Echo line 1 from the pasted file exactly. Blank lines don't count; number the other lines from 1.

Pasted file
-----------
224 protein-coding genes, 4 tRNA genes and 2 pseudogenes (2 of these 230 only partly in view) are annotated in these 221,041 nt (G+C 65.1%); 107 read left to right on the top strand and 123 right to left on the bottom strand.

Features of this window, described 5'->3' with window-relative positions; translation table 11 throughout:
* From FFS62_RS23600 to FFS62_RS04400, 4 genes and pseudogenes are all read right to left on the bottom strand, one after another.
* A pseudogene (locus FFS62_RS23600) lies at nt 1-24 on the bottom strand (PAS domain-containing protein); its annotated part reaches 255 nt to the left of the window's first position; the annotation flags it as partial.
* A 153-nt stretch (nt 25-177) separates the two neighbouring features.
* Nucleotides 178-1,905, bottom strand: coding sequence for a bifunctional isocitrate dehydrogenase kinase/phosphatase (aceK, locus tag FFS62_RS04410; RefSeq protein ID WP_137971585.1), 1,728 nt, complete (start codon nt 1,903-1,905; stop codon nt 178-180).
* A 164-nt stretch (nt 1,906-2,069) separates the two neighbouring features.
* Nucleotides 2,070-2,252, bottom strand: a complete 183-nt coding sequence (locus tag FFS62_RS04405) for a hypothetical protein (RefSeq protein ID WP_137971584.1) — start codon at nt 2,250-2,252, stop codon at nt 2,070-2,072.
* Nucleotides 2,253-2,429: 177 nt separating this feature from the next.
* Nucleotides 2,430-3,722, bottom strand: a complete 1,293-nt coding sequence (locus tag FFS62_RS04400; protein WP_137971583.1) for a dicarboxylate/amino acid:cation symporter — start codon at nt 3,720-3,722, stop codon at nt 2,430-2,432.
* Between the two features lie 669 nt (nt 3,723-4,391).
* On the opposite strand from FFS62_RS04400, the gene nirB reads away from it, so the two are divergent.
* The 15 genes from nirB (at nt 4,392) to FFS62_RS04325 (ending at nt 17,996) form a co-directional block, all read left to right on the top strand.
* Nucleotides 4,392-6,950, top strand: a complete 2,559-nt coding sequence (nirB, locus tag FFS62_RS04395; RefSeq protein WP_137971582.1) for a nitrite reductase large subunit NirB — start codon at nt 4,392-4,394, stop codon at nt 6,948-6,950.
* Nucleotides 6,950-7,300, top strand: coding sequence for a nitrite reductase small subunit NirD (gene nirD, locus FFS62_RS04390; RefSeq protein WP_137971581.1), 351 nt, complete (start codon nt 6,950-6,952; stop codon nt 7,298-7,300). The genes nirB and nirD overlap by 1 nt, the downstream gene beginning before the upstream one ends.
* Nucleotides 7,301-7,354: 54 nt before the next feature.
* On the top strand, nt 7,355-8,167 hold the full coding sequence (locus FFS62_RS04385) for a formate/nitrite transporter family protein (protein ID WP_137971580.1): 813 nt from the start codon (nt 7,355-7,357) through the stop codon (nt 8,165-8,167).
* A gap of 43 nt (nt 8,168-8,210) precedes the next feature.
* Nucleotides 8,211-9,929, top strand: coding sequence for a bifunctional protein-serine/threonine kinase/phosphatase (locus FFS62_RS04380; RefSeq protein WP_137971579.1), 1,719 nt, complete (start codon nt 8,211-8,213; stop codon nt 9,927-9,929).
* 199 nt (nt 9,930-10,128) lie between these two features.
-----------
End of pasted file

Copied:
224 protein-coding genes, 4 tRNA genes and 2 pseudogenes (2 of these 230 only partly in view) are annotated in these 221,041 nt (G+C 65.1%); 107 read left to right on the top strand and 123 right to left on the bottom strand.